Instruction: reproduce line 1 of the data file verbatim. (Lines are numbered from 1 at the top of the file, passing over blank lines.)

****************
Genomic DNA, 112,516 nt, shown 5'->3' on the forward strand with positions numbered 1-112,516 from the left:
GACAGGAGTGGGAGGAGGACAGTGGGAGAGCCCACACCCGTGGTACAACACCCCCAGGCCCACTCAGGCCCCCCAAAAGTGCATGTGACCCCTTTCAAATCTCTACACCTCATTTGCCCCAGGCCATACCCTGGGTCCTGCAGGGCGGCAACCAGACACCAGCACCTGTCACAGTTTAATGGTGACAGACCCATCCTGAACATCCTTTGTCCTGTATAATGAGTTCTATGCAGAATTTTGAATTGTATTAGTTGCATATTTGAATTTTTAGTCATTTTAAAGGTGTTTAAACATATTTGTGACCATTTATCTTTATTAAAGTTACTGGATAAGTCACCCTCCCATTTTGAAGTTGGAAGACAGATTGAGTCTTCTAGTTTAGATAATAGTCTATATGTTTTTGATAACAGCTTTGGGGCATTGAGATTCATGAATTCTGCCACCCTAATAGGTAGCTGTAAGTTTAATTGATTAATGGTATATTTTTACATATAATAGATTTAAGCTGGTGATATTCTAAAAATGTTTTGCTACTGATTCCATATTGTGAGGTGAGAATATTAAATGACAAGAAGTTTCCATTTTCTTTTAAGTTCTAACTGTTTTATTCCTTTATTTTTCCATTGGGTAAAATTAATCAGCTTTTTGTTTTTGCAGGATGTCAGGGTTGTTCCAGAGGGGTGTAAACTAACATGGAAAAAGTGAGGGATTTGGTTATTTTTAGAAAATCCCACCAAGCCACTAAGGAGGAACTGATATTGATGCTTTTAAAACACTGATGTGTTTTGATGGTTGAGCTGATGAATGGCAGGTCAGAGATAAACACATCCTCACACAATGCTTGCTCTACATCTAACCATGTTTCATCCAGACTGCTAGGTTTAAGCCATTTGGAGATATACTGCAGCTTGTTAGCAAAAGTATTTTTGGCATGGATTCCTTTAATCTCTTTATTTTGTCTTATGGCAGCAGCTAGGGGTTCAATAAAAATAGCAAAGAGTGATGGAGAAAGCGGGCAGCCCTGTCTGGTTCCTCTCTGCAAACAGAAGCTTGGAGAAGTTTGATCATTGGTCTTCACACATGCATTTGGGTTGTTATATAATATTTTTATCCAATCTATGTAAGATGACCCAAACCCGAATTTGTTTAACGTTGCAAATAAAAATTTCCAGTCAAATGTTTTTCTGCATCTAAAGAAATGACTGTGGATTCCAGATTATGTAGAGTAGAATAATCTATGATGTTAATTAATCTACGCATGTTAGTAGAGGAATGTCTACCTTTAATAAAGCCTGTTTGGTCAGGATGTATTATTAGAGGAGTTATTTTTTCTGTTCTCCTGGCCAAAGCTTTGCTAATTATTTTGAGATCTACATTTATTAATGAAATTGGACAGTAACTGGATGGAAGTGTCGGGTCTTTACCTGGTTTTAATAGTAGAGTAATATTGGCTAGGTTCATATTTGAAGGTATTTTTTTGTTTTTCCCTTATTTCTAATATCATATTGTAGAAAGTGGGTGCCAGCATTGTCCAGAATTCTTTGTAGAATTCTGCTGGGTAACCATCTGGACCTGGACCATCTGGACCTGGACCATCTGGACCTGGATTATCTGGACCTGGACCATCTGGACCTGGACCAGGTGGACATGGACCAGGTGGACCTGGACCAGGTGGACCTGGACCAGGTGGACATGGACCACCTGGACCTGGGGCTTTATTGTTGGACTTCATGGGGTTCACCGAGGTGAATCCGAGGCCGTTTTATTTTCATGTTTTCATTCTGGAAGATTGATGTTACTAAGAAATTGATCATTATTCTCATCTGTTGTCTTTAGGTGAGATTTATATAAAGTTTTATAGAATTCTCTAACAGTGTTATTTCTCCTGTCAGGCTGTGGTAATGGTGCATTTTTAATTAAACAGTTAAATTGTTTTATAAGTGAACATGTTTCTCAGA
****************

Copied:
Genomic DNA, 112,516 nt, shown 5'->3' on the forward strand with positions numbered 1-112,516 from the left: